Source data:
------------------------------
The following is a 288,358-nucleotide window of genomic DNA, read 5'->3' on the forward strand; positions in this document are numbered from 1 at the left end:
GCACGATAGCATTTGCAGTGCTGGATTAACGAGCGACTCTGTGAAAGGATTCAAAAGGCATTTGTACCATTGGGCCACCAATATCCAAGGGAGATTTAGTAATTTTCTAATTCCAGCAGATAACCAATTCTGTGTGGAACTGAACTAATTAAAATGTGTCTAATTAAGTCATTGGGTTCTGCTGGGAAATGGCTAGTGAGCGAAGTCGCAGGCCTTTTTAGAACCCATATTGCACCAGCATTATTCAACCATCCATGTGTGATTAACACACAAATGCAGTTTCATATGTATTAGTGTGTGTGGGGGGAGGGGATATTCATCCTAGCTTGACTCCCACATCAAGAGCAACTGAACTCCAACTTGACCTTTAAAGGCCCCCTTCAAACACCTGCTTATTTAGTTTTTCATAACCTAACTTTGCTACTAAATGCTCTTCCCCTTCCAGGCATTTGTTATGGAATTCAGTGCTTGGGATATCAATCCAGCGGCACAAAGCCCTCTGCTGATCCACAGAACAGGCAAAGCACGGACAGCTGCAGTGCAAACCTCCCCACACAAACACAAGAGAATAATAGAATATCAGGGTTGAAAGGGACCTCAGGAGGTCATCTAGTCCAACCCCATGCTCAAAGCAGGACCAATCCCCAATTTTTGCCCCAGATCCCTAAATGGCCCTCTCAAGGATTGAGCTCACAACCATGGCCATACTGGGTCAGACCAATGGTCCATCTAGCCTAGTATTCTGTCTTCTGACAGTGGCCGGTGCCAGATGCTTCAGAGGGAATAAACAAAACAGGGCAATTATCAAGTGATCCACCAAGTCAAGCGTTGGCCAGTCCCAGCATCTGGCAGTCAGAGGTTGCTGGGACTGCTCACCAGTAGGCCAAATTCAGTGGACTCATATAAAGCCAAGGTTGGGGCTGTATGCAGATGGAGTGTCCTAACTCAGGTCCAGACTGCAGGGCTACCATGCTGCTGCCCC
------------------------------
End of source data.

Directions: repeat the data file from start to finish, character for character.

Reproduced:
The following is a 288,358-nucleotide window of genomic DNA, read 5'->3' on the forward strand; positions in this document are numbered from 1 at the left end:
GCACGATAGCATTTGCAGTGCTGGATTAACGAGCGACTCTGTGAAAGGATTCAAAAGGCATTTGTACCATTGGGCCACCAATATCCAAGGGAGATTTAGTAATTTTCTAATTCCAGCAGATAACCAATTCTGTGTGGAACTGAACTAATTAAAATGTGTCTAATTAAGTCATTGGGTTCTGCTGGGAAATGGCTAGTGAGCGAAGTCGCAGGCCTTTTTAGAACCCATATTGCACCAGCATTATTCAACCATCCATGTGTGATTAACACACAAATGCAGTTTCATATGTATTAGTGTGTGTGGGGGGAGGGGATATTCATCCTAGCTTGACTCCCACATCAAGAGCAACTGAACTCCAACTTGACCTTTAAAGGCCCCCTTCAAACACCTGCTTATTTAGTTTTTCATAACCTAACTTTGCTACTAAATGCTCTTCCCCTTCCAGGCATTTGTTATGGAATTCAGTGCTTGGGATATCAATCCAGCGGCACAAAGCCCTCTGCTGATCCACAGAACAGGCAAAGCACGGACAGCTGCAGTGCAAACCTCCCCACACAAACACAAGAGAATAATAGAATATCAGGGTTGAAAGGGACCTCAGGAGGTCATCTAGTCCAACCCCATGCTCAAAGCAGGACCAATCCCCAATTTTTGCCCCAGATCCCTAAATGGCCCTCTCAAGGATTGAGCTCACAACCATGGCCATACTGGGTCAGACCAATGGTCCATCTAGCCTAGTATTCTGTCTTCTGACAGTGGCCGGTGCCAGATGCTTCAGAGGGAATAAACAAAACAGGGCAATTATCAAGTGATCCACCAAGTCAAGCGTTGGCCAGTCCCAGCATCTGGCAGTCAGAGGTTGCTGGGACTGCTCACCAGTAGGCCAAATTCAGTGGACTCATATAAAGCCAAGGTTGGGGCTGTATGCAGATGGAGTGTCCTAACTCAGGTCCAGACTGCAGGGCTACCATGCTGCTGCCCC